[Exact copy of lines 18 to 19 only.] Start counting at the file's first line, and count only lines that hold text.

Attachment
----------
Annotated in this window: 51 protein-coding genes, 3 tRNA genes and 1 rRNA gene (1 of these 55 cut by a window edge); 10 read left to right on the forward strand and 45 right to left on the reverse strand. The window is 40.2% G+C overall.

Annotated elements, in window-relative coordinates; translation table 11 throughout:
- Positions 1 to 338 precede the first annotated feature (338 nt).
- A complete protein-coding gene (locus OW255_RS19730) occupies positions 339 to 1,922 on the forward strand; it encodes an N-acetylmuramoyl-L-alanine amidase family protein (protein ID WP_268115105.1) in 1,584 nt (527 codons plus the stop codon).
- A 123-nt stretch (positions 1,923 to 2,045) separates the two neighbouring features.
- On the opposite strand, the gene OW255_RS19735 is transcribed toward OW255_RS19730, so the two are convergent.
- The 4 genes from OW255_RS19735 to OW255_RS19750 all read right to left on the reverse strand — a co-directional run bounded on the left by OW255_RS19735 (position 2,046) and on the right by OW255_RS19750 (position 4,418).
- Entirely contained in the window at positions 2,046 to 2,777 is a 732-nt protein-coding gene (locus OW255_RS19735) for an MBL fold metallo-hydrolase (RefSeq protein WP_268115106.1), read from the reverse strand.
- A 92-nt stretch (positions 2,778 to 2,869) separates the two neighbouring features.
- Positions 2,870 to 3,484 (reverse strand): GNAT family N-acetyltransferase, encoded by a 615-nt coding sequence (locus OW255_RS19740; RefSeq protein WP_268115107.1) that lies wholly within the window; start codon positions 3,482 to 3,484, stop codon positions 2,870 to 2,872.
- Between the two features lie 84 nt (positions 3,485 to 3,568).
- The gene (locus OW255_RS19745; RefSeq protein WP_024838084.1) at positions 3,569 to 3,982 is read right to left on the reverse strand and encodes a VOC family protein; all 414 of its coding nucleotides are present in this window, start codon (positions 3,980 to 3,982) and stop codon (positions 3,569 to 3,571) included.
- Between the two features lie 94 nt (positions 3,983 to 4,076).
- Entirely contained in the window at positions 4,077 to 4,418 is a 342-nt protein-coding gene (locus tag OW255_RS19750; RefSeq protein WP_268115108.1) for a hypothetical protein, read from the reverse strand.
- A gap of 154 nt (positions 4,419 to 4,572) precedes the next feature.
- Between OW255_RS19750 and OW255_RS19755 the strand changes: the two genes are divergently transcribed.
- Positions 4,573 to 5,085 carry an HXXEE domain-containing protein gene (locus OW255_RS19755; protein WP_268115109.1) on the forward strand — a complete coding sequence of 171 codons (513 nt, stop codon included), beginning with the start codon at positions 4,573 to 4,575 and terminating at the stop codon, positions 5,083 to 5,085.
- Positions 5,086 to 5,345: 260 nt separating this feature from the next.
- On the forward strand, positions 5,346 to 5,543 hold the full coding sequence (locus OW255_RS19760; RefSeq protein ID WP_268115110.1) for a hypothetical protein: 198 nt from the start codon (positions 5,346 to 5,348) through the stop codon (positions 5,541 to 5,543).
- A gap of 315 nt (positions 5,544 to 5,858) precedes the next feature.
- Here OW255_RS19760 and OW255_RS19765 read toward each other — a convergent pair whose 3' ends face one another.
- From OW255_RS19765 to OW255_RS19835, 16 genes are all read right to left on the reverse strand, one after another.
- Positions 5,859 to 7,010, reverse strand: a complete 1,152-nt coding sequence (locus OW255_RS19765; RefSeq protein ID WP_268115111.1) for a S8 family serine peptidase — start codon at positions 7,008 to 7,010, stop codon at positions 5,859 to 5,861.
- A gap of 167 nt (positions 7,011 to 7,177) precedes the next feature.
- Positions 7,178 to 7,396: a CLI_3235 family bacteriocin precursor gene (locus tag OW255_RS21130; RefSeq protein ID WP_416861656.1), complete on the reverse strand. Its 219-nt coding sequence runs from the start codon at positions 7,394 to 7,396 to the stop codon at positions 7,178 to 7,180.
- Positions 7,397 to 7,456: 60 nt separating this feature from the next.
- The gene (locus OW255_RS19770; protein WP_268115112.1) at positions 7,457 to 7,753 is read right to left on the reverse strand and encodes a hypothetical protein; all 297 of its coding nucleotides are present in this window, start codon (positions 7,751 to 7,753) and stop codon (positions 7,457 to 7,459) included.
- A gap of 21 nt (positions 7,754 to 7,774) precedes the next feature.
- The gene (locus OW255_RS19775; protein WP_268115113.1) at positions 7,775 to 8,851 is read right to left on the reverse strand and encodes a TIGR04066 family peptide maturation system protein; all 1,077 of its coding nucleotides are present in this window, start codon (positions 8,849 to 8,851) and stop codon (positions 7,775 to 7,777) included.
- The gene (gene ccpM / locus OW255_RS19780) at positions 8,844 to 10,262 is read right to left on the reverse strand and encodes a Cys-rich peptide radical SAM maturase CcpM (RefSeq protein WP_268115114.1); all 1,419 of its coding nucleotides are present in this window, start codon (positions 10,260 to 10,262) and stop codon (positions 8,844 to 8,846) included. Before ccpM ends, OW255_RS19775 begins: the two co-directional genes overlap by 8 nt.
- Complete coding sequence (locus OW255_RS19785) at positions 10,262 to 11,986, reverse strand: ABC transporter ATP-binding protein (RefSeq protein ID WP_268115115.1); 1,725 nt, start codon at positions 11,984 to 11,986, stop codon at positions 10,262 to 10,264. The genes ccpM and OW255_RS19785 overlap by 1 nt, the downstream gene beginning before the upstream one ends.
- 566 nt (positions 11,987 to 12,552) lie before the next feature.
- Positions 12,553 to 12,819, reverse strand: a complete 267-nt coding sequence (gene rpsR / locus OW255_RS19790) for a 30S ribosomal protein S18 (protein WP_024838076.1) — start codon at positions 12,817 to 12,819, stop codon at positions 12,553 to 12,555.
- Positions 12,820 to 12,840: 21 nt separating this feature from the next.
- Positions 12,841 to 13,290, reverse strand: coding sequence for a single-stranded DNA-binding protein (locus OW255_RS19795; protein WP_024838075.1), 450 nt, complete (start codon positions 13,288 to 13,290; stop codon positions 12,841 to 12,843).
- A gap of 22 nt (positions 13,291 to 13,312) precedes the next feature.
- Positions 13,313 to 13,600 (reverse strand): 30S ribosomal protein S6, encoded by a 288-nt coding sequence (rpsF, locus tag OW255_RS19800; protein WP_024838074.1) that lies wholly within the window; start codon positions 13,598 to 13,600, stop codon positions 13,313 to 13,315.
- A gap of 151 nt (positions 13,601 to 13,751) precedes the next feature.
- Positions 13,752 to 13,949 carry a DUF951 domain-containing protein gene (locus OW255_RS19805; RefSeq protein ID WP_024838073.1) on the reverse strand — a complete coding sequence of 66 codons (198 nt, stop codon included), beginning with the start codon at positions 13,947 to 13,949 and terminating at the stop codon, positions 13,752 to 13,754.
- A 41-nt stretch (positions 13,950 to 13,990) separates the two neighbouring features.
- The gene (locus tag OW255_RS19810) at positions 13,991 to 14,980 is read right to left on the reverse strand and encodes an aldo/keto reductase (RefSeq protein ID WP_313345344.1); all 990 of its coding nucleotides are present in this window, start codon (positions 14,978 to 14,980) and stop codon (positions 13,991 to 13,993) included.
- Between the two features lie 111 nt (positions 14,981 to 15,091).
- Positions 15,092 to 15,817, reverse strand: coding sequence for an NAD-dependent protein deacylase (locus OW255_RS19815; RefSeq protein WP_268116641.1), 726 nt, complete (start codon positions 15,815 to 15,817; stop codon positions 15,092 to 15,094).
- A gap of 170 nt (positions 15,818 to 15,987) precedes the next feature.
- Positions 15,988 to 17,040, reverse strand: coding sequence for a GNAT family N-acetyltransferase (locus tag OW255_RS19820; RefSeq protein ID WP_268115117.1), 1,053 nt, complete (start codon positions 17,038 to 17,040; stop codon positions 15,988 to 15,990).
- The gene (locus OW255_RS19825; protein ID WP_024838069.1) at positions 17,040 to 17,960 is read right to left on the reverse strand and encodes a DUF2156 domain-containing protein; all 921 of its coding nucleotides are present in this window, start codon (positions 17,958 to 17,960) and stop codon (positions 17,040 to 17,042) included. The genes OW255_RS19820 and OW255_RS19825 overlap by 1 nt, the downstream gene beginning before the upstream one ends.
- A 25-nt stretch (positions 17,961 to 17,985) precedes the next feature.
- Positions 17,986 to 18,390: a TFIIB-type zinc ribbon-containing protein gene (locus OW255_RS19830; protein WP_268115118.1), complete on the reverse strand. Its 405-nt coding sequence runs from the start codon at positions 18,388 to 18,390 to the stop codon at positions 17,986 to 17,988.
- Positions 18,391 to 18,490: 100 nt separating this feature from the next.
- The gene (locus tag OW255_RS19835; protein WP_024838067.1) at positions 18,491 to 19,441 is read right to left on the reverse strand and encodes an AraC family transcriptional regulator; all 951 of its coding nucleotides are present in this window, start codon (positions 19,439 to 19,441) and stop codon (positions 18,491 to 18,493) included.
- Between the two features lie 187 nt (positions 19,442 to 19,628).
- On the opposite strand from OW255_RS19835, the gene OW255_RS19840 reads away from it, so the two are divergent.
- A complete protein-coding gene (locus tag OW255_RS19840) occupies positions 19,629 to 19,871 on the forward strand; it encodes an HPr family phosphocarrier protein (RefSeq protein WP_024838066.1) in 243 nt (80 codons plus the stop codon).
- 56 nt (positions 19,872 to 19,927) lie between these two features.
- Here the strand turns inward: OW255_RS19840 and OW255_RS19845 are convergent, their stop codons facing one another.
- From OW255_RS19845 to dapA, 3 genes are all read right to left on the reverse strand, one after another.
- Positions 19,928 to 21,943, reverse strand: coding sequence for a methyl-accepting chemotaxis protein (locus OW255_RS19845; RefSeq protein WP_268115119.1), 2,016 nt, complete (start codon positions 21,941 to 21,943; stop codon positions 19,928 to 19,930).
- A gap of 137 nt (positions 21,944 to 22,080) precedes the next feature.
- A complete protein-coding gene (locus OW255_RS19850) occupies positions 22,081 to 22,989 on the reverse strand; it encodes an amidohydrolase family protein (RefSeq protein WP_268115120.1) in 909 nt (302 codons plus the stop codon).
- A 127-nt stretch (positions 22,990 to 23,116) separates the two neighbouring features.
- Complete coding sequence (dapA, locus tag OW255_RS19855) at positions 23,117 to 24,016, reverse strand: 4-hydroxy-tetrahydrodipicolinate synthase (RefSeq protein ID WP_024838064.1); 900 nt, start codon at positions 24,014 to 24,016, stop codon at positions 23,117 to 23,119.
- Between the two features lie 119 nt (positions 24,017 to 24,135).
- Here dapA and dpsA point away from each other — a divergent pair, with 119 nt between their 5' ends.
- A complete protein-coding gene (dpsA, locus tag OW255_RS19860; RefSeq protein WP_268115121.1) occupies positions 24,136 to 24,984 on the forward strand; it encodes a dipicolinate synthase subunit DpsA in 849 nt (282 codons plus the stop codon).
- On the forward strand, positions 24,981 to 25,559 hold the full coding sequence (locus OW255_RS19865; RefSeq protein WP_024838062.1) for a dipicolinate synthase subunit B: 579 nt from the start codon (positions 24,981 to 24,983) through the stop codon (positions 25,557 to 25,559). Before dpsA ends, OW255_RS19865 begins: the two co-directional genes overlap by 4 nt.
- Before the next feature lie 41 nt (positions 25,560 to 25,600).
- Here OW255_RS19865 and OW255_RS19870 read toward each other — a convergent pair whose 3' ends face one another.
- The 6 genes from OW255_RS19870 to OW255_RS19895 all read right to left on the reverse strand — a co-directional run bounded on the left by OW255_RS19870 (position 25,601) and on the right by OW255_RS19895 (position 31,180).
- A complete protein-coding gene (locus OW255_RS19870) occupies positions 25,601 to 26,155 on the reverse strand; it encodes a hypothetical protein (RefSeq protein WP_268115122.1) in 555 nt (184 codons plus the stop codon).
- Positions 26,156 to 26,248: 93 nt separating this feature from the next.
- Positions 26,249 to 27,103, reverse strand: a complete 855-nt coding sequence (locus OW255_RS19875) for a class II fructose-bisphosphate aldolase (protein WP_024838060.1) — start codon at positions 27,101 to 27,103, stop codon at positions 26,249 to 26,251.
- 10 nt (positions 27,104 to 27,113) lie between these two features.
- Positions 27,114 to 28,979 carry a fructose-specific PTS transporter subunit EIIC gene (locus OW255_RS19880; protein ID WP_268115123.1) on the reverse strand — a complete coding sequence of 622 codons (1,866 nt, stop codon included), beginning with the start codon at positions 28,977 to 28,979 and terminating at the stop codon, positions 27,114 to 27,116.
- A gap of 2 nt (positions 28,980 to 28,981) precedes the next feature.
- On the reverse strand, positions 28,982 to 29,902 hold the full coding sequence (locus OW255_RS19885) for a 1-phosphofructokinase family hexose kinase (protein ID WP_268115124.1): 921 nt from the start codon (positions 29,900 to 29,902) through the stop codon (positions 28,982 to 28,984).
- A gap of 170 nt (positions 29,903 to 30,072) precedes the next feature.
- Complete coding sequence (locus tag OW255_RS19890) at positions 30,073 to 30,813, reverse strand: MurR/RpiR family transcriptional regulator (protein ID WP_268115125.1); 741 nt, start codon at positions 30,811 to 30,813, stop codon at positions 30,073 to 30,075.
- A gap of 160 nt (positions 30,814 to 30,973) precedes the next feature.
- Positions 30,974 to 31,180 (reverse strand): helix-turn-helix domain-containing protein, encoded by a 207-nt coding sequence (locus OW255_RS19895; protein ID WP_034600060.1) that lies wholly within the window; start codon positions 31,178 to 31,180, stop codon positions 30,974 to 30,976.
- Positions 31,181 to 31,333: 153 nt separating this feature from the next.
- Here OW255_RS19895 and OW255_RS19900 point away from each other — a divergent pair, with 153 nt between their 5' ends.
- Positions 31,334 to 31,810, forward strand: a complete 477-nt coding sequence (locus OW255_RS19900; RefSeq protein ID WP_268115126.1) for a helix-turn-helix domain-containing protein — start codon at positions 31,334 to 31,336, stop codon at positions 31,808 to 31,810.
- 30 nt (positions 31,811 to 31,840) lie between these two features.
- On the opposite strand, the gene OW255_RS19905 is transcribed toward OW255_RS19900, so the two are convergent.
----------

- Positions 5,086 to 5,345: 260 nt separating this feature from the next.
- On the forward strand, positions 5,346 to 5,543 hold the full coding sequence (locus OW255_RS19760; RefSeq protein ID WP_268115110.1) for a hypothetical protein: 198 nt from the start codon (positions 5,346 to 5,348) through the stop codon (positions 5,541 to 5,543).